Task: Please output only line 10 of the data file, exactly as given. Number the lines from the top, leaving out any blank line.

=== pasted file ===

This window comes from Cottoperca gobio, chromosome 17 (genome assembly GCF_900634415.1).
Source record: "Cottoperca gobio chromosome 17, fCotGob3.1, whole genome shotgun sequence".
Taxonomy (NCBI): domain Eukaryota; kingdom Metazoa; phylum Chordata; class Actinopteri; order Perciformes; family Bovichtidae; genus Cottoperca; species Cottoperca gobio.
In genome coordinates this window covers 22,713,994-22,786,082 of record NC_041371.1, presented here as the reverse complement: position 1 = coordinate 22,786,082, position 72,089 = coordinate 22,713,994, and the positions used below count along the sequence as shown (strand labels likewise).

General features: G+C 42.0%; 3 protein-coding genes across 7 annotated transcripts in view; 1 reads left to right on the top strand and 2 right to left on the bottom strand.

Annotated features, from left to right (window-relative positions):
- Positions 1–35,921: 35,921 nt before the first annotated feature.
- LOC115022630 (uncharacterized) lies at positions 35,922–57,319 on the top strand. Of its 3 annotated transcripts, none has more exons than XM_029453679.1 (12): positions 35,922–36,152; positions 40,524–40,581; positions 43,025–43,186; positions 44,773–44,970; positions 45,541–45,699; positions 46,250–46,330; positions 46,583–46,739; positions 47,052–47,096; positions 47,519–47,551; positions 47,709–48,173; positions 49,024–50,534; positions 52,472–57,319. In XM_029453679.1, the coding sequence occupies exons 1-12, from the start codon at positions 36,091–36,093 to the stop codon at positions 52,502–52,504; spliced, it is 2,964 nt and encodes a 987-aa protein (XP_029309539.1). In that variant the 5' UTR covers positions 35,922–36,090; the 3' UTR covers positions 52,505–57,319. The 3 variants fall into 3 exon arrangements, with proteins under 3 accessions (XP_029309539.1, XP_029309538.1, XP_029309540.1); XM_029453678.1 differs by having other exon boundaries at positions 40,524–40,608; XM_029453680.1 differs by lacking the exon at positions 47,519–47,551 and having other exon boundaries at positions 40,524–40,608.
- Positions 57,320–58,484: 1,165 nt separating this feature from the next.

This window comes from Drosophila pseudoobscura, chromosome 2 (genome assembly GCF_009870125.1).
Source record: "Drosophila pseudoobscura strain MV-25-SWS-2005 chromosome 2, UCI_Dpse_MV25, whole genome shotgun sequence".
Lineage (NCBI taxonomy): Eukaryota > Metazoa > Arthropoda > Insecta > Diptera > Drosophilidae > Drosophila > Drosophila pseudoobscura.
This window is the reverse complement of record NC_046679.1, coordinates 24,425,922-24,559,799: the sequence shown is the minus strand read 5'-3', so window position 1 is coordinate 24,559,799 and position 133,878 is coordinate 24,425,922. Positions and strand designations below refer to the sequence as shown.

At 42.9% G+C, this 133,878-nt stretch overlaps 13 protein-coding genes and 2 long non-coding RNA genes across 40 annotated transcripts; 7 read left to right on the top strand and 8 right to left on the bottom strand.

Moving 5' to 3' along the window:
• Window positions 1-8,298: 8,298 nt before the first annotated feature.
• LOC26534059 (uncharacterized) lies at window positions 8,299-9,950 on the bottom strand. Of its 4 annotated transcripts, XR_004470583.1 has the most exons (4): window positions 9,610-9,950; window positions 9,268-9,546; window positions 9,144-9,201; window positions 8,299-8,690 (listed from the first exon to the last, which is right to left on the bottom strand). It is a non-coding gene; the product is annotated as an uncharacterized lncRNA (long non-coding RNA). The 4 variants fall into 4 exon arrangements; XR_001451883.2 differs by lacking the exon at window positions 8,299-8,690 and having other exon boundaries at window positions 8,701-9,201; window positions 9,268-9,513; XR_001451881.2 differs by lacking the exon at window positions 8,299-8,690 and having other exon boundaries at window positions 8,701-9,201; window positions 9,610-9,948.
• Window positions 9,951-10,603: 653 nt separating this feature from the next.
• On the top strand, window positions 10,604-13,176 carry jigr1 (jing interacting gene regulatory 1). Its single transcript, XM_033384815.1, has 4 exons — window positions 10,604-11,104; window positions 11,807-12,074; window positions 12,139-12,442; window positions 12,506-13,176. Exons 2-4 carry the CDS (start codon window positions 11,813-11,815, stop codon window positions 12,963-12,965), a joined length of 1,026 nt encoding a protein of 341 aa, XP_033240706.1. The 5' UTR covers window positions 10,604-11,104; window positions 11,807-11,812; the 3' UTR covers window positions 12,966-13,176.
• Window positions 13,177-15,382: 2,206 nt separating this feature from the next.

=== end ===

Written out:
This window comes from Drosophila pseudoobscura, chromosome 2 (genome assembly GCF_009870125.1).